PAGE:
As to Jim's question, if you are a cable TV or even satellite TV subscriber today, you will probably not notice the difference as February 17, 2009 comes and goes. Remember, the DTV transition involves your local TV stations, not cable or satellite providers. Almost every U.S. TV station provides an analog SD signal to the cable or satellite operator today and we most likely will keep that signal in place in one form or another as long as we perceive that there is a need. Broadcasters believe most cable and satellite providers also will continue to deliver that legacy analog signal to subscribers for the foreseeable future. It will be up to your individual provider to warn you when they plan to discontinue analog transmissions. If you are already noticing that some channels are no longer available on your analog service, it probably means your cable provider has moved them to a "digital tier," which is a more efficient use of the radio spectrum for the cable company. For you to receive these digital cable channels it means purchasing a DCR TV set or renting the cable operator's Digital Cable box until you are ready to buy a new TV set.
OTA viewers with analog-only TV sets receiving broadcasts through a TV antenna, whether indoor or outdoor, need a DTV converter box to receive digital ATSC broadcasts. Without a converter, legacy analog TV sets using ordinary antennas will receive nothing but "snow" the morning of February 18, 2009. But there is help for this group of viewers. The U.S. government has developed a voucher program that will help every qualifying consumer pay for a DTV converter to keep their analog TV sets working. The Consumer Electronics Association has published a National Telecommunications and Information Administration (NTIA) fact sheet with more information at http://www.ce.org/NTIA_Consumer_Factsheet.pdf. You will be able to apply for two of these coupons or vouchers per household, worth $40.00 each toward the purchase of a converter box beginning early in 2008. The NTIA has been tracking the development of new converter boxes and the equipment should be in stores to coincide with the availability of the vouchers. Since DTV converter boxes are expected to cost somewhere between $60 - $100.00, the coupon will help pay for the box.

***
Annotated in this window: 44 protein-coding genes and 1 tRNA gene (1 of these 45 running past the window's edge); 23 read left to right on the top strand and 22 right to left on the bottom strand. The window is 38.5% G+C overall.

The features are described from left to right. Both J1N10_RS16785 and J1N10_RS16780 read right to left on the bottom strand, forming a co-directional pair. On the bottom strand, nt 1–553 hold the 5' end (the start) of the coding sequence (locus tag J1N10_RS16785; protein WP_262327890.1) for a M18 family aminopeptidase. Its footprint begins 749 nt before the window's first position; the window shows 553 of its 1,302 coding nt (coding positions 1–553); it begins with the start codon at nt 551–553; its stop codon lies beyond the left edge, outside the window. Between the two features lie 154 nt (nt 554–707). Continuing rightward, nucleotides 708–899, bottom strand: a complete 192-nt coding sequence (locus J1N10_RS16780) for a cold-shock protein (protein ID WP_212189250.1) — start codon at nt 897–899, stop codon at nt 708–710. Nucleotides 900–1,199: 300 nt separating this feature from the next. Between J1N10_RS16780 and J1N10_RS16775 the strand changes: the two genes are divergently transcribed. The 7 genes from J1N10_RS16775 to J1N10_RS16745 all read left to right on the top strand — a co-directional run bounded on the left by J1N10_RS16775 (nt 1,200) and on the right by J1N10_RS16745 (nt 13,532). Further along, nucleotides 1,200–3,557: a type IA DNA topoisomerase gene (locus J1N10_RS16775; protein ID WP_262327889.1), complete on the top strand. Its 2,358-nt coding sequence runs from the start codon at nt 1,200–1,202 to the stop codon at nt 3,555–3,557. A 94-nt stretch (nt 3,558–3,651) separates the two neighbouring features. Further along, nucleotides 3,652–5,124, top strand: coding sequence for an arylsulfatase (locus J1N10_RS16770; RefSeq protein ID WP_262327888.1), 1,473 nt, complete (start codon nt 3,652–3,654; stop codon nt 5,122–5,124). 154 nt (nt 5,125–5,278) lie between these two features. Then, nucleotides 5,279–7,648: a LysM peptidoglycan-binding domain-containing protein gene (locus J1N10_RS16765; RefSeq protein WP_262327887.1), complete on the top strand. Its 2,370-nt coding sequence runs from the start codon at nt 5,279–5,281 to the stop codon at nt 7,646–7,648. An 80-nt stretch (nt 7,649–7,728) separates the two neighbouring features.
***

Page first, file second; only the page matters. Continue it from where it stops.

There are several web sites dedicated to providing as much information to the public as possible; here are a few:
http://www.dtvanswers.com/ This is the primary consumer-oriented DTV site with facts about the DTV transition with plenty of questions and answers about what is to come.
http://dtvfacts.com/converter-box-coupons/ focuses on the DTV converter box coupons.
http://www.dtv.gov/consumercorner.html is the government's Q and A site with far more information than I should try to duplicate here.
Finally, viewers everywhere in the United States by now should have seen the National Association of Broadcasters (NAB) TV Public Service Announcements about DTV, directing the viewer to DTVanswers.com and other resources. The closer we get to 2009, the more of a push you will see to inform the consumer about the DTV transition. Major programs by the NTIA and NAB are on the verge of being launched and soon there will be plenty of accurate information, readily available to everyone.
Submitted by: CNET member DTVEngineer
If you have additional advice for Queenie or Jim, please click on the reply link and post away. Please be detail in your answers. Thank you!